Minimum Deterrence: A Force Posture for the Twenty-First Century

Kristan Stoddart

Research output: Chapter in Book/Report/Conference proceedingConference Proceeding (Non-Journal item)


What follows is not intended to create a straw man. It is a considered attempt to flesh out a concept which invites debate and which could, if twinned with bilateral and multilateral arms control negotiations, produce lower levels of mutual deterrence for the nuclear weapons states and for the United States and Russia in particular. It could also induce greater confidence amongst the non-nuclear weapons states that Article VI of the Non-Proliferation Treaty (NPT) is being taken seriously; a persistent charge levelled by Non-Nuclear Weapons States (NNWS) and Non-Governmental Organisations (NGOs). This could also have positive strategic benefits as well as reduce the economic costs of the stockpile of the world’s two nuclear superpowers. It will first make a case for lower levels of ‘minimum deterrence’ between the United States and Russia and put forward reasons for a gradual move to a single nuclear platform – the SSBN – alongside a considered arms control agenda.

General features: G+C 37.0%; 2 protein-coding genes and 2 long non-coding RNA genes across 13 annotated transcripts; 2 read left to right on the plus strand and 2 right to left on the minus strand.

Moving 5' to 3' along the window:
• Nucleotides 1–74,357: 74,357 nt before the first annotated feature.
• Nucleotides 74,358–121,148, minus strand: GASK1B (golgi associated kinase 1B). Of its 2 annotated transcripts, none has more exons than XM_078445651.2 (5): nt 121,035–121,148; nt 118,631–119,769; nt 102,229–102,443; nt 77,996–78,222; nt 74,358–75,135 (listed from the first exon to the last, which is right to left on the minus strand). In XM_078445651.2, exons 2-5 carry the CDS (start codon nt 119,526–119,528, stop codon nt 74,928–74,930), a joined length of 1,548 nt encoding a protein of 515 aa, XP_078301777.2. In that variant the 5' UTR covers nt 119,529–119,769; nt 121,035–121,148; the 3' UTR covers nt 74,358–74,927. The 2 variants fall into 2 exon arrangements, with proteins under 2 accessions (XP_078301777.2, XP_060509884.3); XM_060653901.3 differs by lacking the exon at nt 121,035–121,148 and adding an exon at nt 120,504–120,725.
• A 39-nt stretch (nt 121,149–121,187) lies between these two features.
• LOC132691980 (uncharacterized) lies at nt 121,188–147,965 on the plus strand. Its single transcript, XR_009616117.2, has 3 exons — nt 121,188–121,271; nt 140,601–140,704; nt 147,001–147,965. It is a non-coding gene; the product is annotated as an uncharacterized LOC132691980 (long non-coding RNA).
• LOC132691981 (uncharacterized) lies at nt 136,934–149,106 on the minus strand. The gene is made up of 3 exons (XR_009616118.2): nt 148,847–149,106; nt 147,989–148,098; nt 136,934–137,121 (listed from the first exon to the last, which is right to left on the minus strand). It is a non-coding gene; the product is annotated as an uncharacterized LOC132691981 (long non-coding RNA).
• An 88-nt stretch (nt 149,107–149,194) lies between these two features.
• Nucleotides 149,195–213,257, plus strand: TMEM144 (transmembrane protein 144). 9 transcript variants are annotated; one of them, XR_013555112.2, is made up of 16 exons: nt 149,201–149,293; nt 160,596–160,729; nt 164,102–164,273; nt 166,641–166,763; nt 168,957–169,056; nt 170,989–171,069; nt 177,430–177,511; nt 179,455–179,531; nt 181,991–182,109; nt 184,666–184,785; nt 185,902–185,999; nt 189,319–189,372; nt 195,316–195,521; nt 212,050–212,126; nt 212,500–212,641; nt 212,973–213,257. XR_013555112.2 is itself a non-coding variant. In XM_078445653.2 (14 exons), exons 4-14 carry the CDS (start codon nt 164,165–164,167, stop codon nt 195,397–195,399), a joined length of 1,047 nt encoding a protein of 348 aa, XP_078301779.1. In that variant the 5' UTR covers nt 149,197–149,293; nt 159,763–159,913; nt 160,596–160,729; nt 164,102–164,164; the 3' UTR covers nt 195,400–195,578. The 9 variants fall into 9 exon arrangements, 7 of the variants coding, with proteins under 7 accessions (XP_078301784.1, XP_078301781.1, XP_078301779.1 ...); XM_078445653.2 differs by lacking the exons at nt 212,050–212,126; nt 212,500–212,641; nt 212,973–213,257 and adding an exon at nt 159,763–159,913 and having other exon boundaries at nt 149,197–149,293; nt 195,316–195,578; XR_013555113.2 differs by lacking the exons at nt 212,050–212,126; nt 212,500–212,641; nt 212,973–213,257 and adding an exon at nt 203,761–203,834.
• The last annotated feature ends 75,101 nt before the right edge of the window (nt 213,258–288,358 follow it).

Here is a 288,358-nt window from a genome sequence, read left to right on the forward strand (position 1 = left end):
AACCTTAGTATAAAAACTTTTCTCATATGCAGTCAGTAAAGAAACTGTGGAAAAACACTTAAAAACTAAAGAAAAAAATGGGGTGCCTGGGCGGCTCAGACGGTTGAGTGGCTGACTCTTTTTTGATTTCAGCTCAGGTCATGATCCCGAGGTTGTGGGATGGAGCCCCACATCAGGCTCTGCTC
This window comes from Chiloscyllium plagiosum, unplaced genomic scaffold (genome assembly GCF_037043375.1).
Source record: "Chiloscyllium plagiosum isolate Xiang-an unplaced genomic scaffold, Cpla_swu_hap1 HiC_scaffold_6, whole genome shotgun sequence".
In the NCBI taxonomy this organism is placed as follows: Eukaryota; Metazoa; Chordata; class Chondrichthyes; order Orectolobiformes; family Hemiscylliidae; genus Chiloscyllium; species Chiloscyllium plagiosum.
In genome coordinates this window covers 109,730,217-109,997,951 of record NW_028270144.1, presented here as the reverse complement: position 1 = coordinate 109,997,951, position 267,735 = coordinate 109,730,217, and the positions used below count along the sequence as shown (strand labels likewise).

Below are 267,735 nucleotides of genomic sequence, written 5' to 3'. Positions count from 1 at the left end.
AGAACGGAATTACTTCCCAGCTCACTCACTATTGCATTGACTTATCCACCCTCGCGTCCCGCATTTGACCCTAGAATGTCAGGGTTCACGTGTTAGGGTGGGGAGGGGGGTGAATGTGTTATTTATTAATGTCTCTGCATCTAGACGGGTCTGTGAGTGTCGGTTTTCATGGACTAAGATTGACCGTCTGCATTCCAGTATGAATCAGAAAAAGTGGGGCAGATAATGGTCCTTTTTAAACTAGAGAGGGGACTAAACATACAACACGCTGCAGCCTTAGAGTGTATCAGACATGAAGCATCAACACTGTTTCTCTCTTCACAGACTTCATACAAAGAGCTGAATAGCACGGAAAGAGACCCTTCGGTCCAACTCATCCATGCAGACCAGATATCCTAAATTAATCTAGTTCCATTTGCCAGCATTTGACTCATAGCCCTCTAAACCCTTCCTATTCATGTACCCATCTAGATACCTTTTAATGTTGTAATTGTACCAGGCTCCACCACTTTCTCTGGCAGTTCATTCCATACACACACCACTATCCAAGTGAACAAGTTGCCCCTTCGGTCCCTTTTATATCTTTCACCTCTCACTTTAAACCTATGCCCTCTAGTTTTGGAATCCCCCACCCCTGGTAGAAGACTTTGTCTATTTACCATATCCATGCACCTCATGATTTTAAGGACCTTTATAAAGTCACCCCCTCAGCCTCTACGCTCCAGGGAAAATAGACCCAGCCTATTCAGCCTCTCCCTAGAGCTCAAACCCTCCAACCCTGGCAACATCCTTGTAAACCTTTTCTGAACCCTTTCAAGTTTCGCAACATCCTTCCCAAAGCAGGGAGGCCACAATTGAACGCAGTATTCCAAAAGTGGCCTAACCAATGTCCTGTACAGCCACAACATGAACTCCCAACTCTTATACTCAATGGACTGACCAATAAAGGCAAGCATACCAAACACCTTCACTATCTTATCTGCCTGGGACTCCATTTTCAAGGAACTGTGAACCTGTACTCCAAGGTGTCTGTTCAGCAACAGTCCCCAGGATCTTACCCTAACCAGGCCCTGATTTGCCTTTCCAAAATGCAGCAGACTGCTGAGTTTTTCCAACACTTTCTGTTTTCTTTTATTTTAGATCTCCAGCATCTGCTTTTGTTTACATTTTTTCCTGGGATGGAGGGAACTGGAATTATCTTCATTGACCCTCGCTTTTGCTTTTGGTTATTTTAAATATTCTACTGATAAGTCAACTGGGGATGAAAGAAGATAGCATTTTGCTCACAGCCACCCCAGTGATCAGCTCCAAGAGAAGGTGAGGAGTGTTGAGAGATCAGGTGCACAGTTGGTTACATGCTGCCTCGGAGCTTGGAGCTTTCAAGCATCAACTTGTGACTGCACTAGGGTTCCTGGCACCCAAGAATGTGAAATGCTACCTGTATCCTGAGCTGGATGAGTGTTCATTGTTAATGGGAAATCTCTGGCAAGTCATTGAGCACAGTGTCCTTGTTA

Original languageEnglish
Title of host publicationProject on Nuclear Issues
Subtitle of host publicationA Collection of Papers from the 2008 Conference Series
EditorsMark Jansson
PublisherCenter for Strategic and International Studies
Number of pages12
Publication statusPublished - 01 Apr 2009


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